(CBS Local) – A contagious childhood illnesses is reportedly spreading across several states. Doctors are reportedly seeing more and more cases of Hand, Foot, and Mouth Disease (HFMD) and children aren’t the only ones being affected.READ MORE: WATCH: Pennsylvania Health Officials To Provide COVID-19 Vaccine Update
New Jersey health officials say this outbreak isn’t unusual. There have been 14 outbreaks of HFMD in New Jersey already this year.
The painful virus is marked by small red sores or rashes that appear in the mouth, on the palms of hands and soles of the feet. It’s a common childhood ailment, that spreads like a common cold.
According to multiple reports, doctors are seeing increased cases in Indiana, South Carolina, Tennessee, and Virginia.READ MORE: President Joe Biden To Announce That Merck Will Work With Johnson & Johnson To Manufacture Coronavirus Vaccine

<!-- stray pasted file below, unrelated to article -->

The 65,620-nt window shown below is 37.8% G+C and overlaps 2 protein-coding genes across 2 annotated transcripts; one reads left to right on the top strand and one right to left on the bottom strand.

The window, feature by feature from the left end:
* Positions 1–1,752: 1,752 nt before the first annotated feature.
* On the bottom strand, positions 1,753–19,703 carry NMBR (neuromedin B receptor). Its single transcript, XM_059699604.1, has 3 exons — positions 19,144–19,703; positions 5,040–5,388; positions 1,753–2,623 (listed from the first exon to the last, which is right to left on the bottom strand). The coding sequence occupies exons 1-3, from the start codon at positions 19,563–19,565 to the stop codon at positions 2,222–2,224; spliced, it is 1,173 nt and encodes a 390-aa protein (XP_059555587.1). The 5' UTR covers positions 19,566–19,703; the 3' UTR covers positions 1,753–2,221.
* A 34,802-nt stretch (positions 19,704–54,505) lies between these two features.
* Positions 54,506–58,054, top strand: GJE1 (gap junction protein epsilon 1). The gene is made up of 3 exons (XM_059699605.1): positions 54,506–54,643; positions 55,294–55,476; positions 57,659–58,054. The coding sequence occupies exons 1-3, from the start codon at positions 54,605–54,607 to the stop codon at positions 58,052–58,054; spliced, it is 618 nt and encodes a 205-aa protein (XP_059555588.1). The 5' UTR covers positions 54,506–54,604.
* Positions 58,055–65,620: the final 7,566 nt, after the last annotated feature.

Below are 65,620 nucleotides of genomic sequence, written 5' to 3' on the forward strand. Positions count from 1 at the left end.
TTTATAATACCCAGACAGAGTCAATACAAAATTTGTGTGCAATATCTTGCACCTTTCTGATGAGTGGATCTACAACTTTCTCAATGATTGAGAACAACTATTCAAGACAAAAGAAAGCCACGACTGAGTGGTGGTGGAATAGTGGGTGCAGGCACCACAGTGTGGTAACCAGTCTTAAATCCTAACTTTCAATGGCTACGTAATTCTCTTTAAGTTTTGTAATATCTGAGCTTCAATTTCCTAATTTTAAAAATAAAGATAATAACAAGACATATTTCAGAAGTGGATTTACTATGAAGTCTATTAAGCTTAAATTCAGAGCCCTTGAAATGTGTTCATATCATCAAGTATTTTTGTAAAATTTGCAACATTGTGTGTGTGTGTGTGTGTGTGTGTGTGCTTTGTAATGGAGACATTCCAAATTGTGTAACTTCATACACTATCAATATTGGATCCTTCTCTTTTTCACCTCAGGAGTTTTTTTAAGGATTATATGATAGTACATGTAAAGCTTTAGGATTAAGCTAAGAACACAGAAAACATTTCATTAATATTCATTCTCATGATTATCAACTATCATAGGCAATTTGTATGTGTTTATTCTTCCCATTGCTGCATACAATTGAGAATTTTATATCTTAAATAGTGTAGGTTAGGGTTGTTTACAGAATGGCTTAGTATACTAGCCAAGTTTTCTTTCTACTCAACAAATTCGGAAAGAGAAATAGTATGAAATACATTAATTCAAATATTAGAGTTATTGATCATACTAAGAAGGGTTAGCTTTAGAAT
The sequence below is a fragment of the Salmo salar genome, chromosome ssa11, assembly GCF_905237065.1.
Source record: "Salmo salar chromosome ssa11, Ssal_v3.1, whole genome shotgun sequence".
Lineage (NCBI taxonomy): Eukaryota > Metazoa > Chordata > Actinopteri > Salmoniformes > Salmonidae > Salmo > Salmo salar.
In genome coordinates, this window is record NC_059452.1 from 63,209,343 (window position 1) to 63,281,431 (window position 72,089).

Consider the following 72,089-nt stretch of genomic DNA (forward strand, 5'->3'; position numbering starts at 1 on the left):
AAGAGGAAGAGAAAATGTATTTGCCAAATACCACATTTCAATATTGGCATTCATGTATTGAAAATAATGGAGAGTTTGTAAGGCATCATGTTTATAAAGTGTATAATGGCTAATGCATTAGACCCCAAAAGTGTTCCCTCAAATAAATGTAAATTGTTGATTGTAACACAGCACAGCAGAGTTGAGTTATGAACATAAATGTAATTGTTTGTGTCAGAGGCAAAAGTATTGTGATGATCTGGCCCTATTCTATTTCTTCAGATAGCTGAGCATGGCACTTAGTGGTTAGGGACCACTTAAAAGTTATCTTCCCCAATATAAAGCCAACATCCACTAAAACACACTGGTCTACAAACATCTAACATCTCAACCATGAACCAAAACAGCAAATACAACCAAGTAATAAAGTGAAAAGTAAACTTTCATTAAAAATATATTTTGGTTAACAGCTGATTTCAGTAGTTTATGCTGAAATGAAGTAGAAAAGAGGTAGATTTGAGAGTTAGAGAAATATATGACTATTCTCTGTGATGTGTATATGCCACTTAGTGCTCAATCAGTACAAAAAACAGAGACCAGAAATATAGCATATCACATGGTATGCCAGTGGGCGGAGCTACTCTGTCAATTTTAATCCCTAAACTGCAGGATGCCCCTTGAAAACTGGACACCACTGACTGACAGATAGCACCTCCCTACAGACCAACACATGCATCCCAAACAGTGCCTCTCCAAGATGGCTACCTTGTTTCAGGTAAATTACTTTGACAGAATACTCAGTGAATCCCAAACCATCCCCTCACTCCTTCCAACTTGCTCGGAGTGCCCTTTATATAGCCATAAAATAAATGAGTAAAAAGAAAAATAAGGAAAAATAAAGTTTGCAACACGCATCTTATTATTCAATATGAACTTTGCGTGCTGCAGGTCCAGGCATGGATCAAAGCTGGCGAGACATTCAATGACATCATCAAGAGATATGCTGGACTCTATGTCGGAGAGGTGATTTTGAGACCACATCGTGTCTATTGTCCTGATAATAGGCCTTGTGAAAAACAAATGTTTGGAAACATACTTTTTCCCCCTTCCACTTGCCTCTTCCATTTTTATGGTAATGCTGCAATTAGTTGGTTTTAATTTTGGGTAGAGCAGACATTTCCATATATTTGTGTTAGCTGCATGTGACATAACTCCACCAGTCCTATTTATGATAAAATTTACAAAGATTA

There was even a high-profile case in New York as New York Mets pitcher Noah Syndergaard contracted the disease while appearing at a baseball camp for kids in July.
“We’ve been seeing it all summer and a little bit of an uptick in the last week or two,” Keith Tolar of Deaconess Pediatric Urgent Care in Evansville, Indiana said, via WUSA.
Although HFMD is a common illness among children under the age of five, older children and adults can catch the disease as well. “One or two days after the fever starts, painful sores can develop in the mouth. They usually begin as small red spots, often in the back of the mouth, that blister and can become painful,” the CDC explains.
Hand, Foot, and Mouth, which is often linked to poor hygiene among young children, can be spread through kissing, hugging, or sharing food and drinks. The disease can also be transmitted by coughs, sneezes, or contact with the germs from a baby’s diaper.The Story Of Pat Ciarrocchi's Brain
Doctors are urging Americans to wash their hands thoroughly, especially after contact with children. HFMD normally lasts between seven and 10 days, however rare cases can turn into viral meningitis or a polio-like paralysis.